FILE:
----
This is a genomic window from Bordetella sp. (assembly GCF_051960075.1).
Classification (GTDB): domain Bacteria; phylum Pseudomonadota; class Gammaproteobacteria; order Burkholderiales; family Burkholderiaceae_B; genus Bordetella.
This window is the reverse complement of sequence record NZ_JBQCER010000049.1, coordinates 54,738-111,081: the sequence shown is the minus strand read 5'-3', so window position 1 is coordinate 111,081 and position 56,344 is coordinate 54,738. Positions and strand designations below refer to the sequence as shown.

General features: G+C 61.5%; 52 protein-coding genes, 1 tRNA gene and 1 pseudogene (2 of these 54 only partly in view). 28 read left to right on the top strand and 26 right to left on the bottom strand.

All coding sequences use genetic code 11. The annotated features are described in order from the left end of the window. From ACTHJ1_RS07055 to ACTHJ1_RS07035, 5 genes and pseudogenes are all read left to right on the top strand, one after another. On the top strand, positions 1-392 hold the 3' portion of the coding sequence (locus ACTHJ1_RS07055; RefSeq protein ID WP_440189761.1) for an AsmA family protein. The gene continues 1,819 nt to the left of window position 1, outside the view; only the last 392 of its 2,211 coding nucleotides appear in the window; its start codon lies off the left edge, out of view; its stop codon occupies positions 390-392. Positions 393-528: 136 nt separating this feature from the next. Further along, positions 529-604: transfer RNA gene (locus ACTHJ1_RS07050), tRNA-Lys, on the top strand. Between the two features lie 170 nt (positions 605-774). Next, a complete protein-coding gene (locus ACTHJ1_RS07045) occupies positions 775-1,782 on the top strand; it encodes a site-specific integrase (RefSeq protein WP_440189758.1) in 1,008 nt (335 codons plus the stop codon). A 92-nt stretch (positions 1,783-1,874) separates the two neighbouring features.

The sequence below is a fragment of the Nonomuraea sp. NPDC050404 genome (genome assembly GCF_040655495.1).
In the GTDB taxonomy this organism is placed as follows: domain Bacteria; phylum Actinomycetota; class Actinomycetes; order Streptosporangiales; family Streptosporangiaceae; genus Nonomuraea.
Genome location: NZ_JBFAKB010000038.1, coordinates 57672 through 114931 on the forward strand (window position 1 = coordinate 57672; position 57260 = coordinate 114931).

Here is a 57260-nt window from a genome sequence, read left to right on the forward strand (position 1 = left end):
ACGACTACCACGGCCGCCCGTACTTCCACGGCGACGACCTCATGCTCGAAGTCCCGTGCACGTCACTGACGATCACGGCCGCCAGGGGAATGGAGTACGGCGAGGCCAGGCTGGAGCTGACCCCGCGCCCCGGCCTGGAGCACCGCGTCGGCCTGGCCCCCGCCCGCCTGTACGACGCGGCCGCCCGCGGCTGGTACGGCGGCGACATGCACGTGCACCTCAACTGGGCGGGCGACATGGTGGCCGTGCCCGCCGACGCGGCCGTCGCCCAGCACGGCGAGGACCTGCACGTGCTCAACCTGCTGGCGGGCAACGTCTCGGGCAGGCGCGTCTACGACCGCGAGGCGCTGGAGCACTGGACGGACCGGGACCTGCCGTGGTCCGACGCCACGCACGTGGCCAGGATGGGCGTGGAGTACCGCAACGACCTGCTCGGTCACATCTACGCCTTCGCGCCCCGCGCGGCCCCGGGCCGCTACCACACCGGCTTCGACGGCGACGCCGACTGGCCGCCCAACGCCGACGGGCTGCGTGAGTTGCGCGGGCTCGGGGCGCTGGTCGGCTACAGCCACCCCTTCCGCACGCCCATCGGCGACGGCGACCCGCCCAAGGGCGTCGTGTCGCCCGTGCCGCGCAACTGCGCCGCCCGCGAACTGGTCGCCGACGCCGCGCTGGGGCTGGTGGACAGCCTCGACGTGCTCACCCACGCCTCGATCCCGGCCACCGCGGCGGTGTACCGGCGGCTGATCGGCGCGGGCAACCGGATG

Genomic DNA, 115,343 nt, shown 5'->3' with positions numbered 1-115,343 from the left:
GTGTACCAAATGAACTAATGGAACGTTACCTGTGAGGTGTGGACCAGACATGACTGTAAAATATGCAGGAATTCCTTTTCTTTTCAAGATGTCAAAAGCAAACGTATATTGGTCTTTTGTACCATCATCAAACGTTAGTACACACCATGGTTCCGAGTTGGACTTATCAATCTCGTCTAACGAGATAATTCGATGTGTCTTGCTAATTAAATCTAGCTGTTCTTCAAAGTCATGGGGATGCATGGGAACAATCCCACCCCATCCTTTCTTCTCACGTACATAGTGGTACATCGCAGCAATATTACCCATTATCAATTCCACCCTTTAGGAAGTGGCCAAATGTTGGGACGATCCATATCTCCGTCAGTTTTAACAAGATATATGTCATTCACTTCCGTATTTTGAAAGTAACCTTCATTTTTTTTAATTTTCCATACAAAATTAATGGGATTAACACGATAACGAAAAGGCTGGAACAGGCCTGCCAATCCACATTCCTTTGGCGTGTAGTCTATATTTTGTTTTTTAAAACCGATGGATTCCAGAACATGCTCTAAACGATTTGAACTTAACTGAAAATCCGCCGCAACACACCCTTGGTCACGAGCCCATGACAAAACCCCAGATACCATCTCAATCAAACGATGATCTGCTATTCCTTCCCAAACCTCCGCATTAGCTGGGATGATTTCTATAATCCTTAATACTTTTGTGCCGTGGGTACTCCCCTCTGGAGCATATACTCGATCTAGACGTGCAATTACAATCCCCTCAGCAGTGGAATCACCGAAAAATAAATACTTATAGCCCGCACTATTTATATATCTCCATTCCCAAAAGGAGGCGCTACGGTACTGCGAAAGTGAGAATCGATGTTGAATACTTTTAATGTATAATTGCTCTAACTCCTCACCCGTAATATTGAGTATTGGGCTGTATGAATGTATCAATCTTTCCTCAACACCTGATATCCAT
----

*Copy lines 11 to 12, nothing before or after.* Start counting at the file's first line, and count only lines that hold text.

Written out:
Genomic DNA, 115,343 nt, shown 5'->3' with positions numbered 1-115,343 from the left:
GTGTACCAAATGAACTAATGGAACGTTACCTGTGAGGTGTGGACCAGACATGACTGTAAAATATGCAGGAATTCCTTTTCTTTTCAAGATGTCAAAAGCAAACGTATATTGGTCTTTTGTACCATCATCAAACGTTAGTACACACCATGGTTCCGAGTTGGACTTATCAATCTCGTCTAACGAGATAATTCGATGTGTCTTGCTAATTAAATCTAGCTGTTCTTCAAAGTCATGGGGATGCATGGGAACAATCCCACCCCATCCTTTCTTCTCACGTACATAGTGGTACATCGCAGCAATATTACCCATTATCAATTCCACCCTTTAGGAAGTGGCCAAATGTTGGGACGATCCATATCTCCGTCAGTTTTAACAAGATATATGTCATTCACTTCCGTATTTTGAAAGTAACCTTCATTTTTTTTAATTTTCCATACAAAATTAATGGGATTAACACGATAACGAAAAGGCTGGAACAGGCCTGCCAATCCACATTCCTTTGGCGTGTAGTCTATATTTTGTTTTTTAAAACCGATGGATTCCAGAACATGCTCTAAACGATTTGAACTTAACTGAAAATCCGCCGCAACACACCCTTGGTCACGAGCCCATGACAAAACCCCAGATACCATCTCAATCAAACGATGATCTGCTATTCCTTCCCAAACCTCCGCATTAGCTGGGATGATTTCTATAATCCTTAATACTTTTGTGCCGTGGGTACTCCCCTCTGGAGCATATACTCGATCTAGACGTGCAATTACAATCCCCTCAGCAGTGGAATCACCGAAAAATAAATACTTATAGCCCGCACTATTTATATATCTCCATTCCCAAAAGGAGGCGCTACGGTACTGCGAAAGTGAGAATCGATGTTGAATACTTTTAATGTATAATTGCTCTAACTCCTCACCCGTAATATTGAGTATTGGGCTGTATGAATGTATCAATCTTTCCTCAACACCTGATATCCAT